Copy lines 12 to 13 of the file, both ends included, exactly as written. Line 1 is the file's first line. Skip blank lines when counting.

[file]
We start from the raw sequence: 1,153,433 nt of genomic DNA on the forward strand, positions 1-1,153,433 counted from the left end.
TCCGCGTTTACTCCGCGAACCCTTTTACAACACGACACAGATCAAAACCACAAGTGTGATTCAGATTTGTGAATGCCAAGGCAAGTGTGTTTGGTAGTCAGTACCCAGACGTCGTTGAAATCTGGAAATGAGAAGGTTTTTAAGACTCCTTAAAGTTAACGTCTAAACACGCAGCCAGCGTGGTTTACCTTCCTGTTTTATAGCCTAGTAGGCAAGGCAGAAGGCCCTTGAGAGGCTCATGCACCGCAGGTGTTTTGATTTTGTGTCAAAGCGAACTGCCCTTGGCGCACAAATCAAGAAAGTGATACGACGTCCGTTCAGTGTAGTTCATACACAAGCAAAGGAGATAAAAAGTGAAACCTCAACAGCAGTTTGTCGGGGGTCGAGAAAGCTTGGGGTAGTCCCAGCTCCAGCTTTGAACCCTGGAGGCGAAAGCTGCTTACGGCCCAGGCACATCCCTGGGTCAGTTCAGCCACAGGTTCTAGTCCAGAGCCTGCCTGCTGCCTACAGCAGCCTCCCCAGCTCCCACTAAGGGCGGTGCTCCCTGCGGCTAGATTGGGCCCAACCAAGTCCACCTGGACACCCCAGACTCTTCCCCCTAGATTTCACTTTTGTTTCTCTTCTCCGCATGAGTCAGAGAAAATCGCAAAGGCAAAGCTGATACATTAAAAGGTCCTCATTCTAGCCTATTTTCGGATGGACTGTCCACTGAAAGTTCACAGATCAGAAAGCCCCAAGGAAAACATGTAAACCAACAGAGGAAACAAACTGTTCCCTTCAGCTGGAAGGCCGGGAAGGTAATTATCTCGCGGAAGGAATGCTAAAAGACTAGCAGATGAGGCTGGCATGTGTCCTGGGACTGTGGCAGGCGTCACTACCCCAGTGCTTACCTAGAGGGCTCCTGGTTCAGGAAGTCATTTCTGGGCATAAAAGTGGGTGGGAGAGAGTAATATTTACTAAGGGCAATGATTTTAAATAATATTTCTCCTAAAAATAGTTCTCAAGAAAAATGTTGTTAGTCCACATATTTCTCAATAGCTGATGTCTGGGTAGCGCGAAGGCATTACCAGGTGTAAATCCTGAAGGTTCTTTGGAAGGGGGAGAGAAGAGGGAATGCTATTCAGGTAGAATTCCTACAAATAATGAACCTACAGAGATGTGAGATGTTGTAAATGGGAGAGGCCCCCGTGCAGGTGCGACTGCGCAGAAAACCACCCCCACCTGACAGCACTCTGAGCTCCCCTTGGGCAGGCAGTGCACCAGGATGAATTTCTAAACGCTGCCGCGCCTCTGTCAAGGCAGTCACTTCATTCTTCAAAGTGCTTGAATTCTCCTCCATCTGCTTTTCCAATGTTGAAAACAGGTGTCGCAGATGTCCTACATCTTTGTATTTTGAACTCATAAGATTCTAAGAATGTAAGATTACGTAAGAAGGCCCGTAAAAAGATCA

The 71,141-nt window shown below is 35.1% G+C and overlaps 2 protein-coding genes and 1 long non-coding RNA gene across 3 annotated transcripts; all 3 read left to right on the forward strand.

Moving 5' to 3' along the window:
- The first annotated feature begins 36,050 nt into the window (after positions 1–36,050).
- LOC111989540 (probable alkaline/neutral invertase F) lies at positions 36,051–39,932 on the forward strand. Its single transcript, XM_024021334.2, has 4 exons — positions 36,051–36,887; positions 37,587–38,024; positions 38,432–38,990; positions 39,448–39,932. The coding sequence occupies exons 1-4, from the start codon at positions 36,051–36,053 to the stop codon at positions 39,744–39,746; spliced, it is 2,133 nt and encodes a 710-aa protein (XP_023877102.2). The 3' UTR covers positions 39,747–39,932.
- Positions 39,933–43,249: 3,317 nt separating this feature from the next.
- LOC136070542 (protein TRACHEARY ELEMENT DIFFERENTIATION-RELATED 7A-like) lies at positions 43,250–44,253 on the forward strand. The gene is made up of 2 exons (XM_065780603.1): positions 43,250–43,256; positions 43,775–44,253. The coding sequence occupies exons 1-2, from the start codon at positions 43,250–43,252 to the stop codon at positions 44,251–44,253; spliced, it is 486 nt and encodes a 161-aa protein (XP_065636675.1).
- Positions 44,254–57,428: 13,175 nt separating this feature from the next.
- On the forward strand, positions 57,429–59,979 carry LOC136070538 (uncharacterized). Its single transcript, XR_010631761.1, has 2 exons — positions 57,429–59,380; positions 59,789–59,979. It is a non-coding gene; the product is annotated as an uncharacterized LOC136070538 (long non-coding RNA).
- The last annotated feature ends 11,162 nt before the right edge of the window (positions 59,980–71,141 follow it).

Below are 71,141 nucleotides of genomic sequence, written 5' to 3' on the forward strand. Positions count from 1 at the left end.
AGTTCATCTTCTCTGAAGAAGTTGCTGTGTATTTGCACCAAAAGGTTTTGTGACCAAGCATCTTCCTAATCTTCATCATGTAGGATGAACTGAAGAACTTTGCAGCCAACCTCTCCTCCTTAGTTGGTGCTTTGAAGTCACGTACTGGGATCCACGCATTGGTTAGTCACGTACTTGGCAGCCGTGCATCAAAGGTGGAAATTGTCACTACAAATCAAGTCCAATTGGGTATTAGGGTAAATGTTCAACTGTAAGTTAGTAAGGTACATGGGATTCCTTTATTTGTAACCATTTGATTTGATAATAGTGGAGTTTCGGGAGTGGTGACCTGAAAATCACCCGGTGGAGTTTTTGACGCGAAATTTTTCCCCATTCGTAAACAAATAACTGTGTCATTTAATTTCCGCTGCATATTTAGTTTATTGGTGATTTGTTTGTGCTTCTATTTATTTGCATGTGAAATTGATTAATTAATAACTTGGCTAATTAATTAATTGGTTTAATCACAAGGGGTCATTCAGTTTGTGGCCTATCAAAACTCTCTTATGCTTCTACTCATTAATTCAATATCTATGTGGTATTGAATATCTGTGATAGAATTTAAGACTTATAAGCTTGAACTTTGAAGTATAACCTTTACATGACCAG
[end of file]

Below are 71,141 nucleotides of genomic sequence, written 5' to 3' on the forward strand. Positions count from 1 at the left end.
AGTTCATCTTCTCTGAAGAAGTTGCTGTGTATTTGCACCAAAAGGTTTTGTGACCAAGCATCTTCCTAATCTTCATCATGTAGGATGAACTGAAGAACTTTGCAGCCAACCTCTCCTCCTTAGTTGGTGCTTTGAAGTCACGTACTGGGATCCACGCATTGGTTAGTCACGTACTTGGCAGCCGTGCATCAAAGGTGGAAATTGTCACTACAAATCAAGTCCAATTGGGTATTAGGGTAAATGTTCAACTGTAAGTTAGTAAGGTACATGGGATTCCTTTATTTGTAACCATTTGATTTGATAATAGTGGAGTTTCGGGAGTGGTGACCTGAAAATCACCCGGTGGAGTTTTTGACGCGAAATTTTTCCCCATTCGTAAACAAATAACTGTGTCATTTAATTTCCGCTGCATATTTAGTTTATTGGTGATTTGTTTGTGCTTCTATTTATTTGCATGTGAAATTGATTAATTAATAACTTGGCTAATTAATTAATTGGTTTAATCACAAGGGGTCATTCAGTTTGTGGCCTATCAAAACTCTCTTATGCTTCTACTCATTAATTCAATATCTATGTGGTATTGAATATCTGTGATAGAATTTAAGACTTATAAGCTTGAACTTTGAAGTATAACCTTTACATGACCAG